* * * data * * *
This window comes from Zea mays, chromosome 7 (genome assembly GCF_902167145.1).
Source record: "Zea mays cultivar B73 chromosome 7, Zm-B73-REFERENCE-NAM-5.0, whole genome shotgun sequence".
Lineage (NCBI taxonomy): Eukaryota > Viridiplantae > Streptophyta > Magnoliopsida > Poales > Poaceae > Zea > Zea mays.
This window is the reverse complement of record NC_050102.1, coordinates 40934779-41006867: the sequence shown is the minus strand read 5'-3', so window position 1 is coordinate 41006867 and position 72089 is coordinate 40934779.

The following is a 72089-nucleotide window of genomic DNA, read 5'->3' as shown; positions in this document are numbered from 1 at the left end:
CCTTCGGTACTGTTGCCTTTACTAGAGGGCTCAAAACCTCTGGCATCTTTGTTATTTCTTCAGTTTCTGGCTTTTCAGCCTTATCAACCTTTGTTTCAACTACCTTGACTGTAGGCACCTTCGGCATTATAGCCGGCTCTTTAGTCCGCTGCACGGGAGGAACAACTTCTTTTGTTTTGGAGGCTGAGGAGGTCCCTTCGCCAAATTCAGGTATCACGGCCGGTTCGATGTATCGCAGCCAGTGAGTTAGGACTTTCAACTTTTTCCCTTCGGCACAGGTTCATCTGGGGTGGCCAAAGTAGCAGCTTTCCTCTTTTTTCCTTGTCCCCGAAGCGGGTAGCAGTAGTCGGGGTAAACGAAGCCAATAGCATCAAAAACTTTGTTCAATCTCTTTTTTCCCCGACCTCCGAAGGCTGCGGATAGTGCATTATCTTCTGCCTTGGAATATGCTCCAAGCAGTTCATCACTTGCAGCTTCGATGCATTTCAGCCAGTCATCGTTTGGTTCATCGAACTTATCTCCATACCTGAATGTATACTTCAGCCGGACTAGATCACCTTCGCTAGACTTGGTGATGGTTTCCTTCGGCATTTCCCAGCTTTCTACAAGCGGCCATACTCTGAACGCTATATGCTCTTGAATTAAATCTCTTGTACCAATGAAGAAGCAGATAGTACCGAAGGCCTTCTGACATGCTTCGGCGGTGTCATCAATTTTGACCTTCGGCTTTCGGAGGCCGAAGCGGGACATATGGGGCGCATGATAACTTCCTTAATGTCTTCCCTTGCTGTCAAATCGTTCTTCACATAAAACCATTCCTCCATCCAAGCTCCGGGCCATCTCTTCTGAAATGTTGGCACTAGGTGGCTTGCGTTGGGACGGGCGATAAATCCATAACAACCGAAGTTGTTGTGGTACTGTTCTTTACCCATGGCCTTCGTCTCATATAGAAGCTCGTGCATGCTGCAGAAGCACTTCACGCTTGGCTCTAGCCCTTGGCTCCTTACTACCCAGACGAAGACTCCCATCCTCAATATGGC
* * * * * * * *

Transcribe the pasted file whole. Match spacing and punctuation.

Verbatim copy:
This window comes from Zea mays, chromosome 7 (genome assembly GCF_902167145.1).
Source record: "Zea mays cultivar B73 chromosome 7, Zm-B73-REFERENCE-NAM-5.0, whole genome shotgun sequence".
Lineage (NCBI taxonomy): Eukaryota > Viridiplantae > Streptophyta > Magnoliopsida > Poales > Poaceae > Zea > Zea mays.
This window is the reverse complement of record NC_050102.1, coordinates 40934779-41006867: the sequence shown is the minus strand read 5'-3', so window position 1 is coordinate 41006867 and position 72089 is coordinate 40934779.

The following is a 72089-nucleotide window of genomic DNA, read 5'->3' as shown; positions in this document are numbered from 1 at the left end:
CCTTCGGTACTGTTGCCTTTACTAGAGGGCTCAAAACCTCTGGCATCTTTGTTATTTCTTCAGTTTCTGGCTTTTCAGCCTTATCAACCTTTGTTTCAACTACCTTGACTGTAGGCACCTTCGGCATTATAGCCGGCTCTTTAGTCCGCTGCACGGGAGGAACAACTTCTTTTGTTTTGGAGGCTGAGGAGGTCCCTTCGCCAAATTCAGGTATCACGGCCGGTTCGATGTATCGCAGCCAGTGAGTTAGGACTTTCAACTTTTTCCCTTCGGCACAGGTTCATCTGGGGTGGCCAAAGTAGCAGCTTTCCTCTTTTTTCCTTGTCCCCGAAGCGGGTAGCAGTAGTCGGGGTAAACGAAGCCAATAGCATCAAAAACTTTGTTCAATCTCTTTTTTCCCCGACCTCCGAAGGCTGCGGATAGTGCATTATCTTCTGCCTTGGAATATGCTCCAAGCAGTTCATCACTTGCAGCTTCGATGCATTTCAGCCAGTCATCGTTTGGTTCATCGAACTTATCTCCATACCTGAATGTATACTTCAGCCGGACTAGATCACCTTCGCTAGACTTGGTGATGGTTTCCTTCGGCATTTCCCAGCTTTCTACAAGCGGCCATACTCTGAACGCTATATGCTCTTGAATTAAATCTCTTGTACCAATGAAGAAGCAGATAGTACCGAAGGCCTTCTGACATGCTTCGGCGGTGTCATCAATTTTGACCTTCGGCTTTCGGAGGCCGAAGCGGGACATATGGGGCGCATGATAACTTCCTTAATGTCTTCCCTTGCTGTCAAATCGTTCTTCACATAAAACCATTCCTCCATCCAAGCTCCGGGCCATCTCTTCTGAAATGTTGGCACTAGGTGGCTTGCGTTGGGACGGGCGATAAATCCATAACAACCGAAGTTGTTGTGGTACTGTTCTTTACCCATGGCCTTCGTCTCATATAGAAGCTCGTGCATGCTGCAGAAGCACTTCACGCTTGGCTCTAGCCCTTGGCTCCTTACTACCCAGACGAAGACTCCCATCCTCAATATGGC